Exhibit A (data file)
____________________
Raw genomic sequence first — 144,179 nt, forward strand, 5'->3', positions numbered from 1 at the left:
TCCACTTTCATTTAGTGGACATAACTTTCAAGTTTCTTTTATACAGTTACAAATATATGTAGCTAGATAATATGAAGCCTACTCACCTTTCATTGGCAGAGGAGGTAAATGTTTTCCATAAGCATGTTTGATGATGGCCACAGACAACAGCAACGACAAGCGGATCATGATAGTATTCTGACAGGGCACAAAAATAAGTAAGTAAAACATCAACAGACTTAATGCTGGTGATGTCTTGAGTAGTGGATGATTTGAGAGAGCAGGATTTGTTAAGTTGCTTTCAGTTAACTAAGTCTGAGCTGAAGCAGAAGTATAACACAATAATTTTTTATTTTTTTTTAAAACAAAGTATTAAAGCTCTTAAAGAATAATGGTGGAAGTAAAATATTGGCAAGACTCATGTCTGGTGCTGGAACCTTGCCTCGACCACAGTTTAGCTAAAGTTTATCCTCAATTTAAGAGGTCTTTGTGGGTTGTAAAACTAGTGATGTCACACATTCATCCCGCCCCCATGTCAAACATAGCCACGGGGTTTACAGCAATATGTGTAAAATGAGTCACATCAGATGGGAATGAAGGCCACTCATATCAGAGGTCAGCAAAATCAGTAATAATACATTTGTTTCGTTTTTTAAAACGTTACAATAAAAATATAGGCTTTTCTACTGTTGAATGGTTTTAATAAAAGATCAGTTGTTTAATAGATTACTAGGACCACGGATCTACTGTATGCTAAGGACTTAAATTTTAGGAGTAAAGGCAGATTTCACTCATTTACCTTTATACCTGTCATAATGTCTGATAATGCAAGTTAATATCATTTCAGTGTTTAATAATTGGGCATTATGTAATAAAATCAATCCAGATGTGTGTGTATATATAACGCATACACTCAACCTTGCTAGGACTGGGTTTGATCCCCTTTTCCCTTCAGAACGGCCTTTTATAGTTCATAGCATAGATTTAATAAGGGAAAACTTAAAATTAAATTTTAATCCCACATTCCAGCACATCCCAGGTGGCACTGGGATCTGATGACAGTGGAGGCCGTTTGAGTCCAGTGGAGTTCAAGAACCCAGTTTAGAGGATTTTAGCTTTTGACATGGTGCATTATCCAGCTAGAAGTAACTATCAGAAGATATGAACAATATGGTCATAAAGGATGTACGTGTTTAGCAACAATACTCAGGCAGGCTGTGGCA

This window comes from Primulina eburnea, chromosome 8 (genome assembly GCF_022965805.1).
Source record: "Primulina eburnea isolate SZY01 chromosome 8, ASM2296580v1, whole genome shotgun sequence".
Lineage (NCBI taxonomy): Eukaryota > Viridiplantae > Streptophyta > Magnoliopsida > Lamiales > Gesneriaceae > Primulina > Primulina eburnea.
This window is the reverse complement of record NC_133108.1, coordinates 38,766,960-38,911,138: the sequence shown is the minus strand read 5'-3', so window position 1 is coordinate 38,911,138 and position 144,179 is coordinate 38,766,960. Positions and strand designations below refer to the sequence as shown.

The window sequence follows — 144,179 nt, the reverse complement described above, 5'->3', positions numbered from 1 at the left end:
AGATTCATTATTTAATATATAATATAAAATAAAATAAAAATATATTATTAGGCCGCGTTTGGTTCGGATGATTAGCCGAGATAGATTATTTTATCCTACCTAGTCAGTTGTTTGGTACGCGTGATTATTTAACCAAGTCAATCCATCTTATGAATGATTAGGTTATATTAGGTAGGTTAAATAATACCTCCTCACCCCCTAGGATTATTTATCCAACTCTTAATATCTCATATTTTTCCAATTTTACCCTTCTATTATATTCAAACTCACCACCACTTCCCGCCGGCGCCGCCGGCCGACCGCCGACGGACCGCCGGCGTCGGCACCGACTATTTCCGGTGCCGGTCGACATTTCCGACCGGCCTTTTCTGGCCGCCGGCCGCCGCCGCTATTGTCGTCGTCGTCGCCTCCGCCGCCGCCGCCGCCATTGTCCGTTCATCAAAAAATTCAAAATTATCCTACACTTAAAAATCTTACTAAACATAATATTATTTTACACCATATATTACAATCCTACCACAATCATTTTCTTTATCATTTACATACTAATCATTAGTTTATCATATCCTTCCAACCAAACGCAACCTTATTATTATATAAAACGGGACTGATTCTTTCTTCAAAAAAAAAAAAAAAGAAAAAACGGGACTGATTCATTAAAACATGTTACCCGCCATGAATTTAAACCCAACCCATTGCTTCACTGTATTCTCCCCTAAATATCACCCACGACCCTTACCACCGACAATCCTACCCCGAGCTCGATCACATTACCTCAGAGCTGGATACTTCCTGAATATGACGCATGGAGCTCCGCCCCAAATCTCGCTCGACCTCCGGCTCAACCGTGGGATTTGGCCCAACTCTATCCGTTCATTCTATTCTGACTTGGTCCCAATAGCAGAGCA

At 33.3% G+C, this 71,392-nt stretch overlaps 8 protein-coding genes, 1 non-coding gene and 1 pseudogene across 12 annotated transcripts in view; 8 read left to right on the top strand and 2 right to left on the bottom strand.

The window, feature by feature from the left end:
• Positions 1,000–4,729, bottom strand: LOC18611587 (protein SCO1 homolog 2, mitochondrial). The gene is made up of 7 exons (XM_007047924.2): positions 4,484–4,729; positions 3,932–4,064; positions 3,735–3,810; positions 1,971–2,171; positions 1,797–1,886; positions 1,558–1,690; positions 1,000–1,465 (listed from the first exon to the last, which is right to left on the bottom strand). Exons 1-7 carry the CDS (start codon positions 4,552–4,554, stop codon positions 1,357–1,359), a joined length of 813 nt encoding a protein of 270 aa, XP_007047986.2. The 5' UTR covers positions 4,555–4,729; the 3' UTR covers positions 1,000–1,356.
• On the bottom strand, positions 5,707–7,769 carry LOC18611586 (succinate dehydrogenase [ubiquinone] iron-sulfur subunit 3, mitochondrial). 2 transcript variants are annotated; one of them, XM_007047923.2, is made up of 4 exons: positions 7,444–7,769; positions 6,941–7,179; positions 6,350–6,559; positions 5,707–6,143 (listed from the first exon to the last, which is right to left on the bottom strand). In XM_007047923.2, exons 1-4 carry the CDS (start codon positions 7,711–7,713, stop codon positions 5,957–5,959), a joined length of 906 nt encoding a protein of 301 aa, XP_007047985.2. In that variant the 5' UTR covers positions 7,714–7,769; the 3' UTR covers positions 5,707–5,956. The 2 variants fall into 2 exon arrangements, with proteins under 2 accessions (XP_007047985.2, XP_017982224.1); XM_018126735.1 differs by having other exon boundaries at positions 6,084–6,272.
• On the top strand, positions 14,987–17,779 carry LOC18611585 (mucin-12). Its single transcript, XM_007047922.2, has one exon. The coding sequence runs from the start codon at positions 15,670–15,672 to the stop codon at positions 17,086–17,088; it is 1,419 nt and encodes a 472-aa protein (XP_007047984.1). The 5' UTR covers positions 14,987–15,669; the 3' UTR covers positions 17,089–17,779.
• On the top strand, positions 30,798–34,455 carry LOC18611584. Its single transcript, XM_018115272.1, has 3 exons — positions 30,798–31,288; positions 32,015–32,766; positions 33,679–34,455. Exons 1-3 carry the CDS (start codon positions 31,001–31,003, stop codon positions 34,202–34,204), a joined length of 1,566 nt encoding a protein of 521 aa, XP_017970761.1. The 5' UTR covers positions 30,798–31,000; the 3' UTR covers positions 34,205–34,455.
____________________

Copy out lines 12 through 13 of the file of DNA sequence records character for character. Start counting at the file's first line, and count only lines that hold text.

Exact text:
• On the bottom strand, positions 5,707–7,769 carry LOC18611586 (succinate dehydrogenase [ubiquinone] iron-sulfur subunit 3, mitochondrial). 2 transcript variants are annotated; one of them, XM_007047923.2, is made up of 4 exons: positions 7,444–7,769; positions 6,941–7,179; positions 6,350–6,559; positions 5,707–6,143 (listed from the first exon to the last, which is right to left on the bottom strand). In XM_007047923.2, exons 1-4 carry the CDS (start codon positions 7,711–7,713, stop codon positions 5,957–5,959), a joined length of 906 nt encoding a protein of 301 aa, XP_007047985.2. In that variant the 5' UTR covers positions 7,714–7,769; the 3' UTR covers positions 5,707–5,956. The 2 variants fall into 2 exon arrangements, with proteins under 2 accessions (XP_007047985.2, XP_017982224.1); XM_018126735.1 differs by having other exon boundaries at positions 6,084–6,272.
• On the top strand, positions 14,987–17,779 carry LOC18611585 (mucin-12). Its single transcript, XM_007047922.2, has one exon. The coding sequence runs from the start codon at positions 15,670–15,672 to the stop codon at positions 17,086–17,088; it is 1,419 nt and encodes a 472-aa protein (XP_007047984.1). The 5' UTR covers positions 14,987–15,669; the 3' UTR covers positions 17,089–17,779.